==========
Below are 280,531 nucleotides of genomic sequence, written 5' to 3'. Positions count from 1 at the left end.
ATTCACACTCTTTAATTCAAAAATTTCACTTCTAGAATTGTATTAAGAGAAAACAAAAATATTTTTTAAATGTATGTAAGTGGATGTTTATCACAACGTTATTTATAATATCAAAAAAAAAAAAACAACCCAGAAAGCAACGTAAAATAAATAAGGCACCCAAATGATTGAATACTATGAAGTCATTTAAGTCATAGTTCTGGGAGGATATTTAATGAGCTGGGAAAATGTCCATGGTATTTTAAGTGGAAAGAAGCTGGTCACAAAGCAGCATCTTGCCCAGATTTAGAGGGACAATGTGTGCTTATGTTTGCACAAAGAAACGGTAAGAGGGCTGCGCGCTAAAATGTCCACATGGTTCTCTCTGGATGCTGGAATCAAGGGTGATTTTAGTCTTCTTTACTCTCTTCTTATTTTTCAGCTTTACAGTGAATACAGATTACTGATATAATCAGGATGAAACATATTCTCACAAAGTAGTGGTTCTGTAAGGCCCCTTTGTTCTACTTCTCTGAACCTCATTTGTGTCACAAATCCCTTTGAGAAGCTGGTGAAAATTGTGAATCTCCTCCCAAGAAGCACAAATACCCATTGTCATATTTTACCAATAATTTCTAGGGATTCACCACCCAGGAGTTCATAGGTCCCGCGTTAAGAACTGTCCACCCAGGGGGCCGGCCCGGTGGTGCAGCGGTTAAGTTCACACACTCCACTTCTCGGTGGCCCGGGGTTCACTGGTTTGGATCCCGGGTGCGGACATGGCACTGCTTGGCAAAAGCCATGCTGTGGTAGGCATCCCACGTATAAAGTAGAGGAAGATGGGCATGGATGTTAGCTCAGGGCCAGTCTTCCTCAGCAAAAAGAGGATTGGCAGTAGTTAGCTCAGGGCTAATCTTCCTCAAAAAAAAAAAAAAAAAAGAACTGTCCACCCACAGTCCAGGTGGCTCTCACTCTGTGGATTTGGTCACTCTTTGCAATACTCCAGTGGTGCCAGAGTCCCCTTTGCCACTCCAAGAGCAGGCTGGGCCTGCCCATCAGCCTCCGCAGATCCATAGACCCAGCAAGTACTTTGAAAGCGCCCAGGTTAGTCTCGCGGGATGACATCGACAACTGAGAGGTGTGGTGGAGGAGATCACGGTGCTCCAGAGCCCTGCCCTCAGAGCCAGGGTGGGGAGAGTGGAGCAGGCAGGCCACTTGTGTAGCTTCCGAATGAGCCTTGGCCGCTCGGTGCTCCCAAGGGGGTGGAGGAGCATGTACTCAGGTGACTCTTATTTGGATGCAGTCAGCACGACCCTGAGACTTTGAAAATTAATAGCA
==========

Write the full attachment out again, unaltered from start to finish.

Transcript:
Below are 280,531 nucleotides of genomic sequence, written 5' to 3'. Positions count from 1 at the left end.
ATTCACACTCTTTAATTCAAAAATTTCACTTCTAGAATTGTATTAAGAGAAAACAAAAATATTTTTTAAATGTATGTAAGTGGATGTTTATCACAACGTTATTTATAATATCAAAAAAAAAAAAACAACCCAGAAAGCAACGTAAAATAAATAAGGCACCCAAATGATTGAATACTATGAAGTCATTTAAGTCATAGTTCTGGGAGGATATTTAATGAGCTGGGAAAATGTCCATGGTATTTTAAGTGGAAAGAAGCTGGTCACAAAGCAGCATCTTGCCCAGATTTAGAGGGACAATGTGTGCTTATGTTTGCACAAAGAAACGGTAAGAGGGCTGCGCGCTAAAATGTCCACATGGTTCTCTCTGGATGCTGGAATCAAGGGTGATTTTAGTCTTCTTTACTCTCTTCTTATTTTTCAGCTTTACAGTGAATACAGATTACTGATATAATCAGGATGAAACATATTCTCACAAAGTAGTGGTTCTGTAAGGCCCCTTTGTTCTACTTCTCTGAACCTCATTTGTGTCACAAATCCCTTTGAGAAGCTGGTGAAAATTGTGAATCTCCTCCCAAGAAGCACAAATACCCATTGTCATATTTTACCAATAATTTCTAGGGATTCACCACCCAGGAGTTCATAGGTCCCGCGTTAAGAACTGTCCACCCAGGGGGCCGGCCCGGTGGTGCAGCGGTTAAGTTCACACACTCCACTTCTCGGTGGCCCGGGGTTCACTGGTTTGGATCCCGGGTGCGGACATGGCACTGCTTGGCAAAAGCCATGCTGTGGTAGGCATCCCACGTATAAAGTAGAGGAAGATGGGCATGGATGTTAGCTCAGGGCCAGTCTTCCTCAGCAAAAAGAGGATTGGCAGTAGTTAGCTCAGGGCTAATCTTCCTCAAAAAAAAAAAAAAAAAAGAACTGTCCACCCACAGTCCAGGTGGCTCTCACTCTGTGGATTTGGTCACTCTTTGCAATACTCCAGTGGTGCCAGAGTCCCCTTTGCCACTCCAAGAGCAGGCTGGGCCTGCCCATCAGCCTCCGCAGATCCATAGACCCAGCAAGTACTTTGAAAGCGCCCAGGTTAGTCTCGCGGGATGACATCGACAACTGAGAGGTGTGGTGGAGGAGATCACGGTGCTCCAGAGCCCTGCCCTCAGAGCCAGGGTGGGGAGAGTGGAGCAGGCAGGCCACTTGTGTAGCTTCCGAATGAGCCTTGGCCGCTCGGTGCTCCCAAGGGGGTGGAGGAGCATGTACTCAGGTGACTCTTATTTGGATGCAGTCAGCACGACCCTGAGACTTTGAAAATTAATAGCA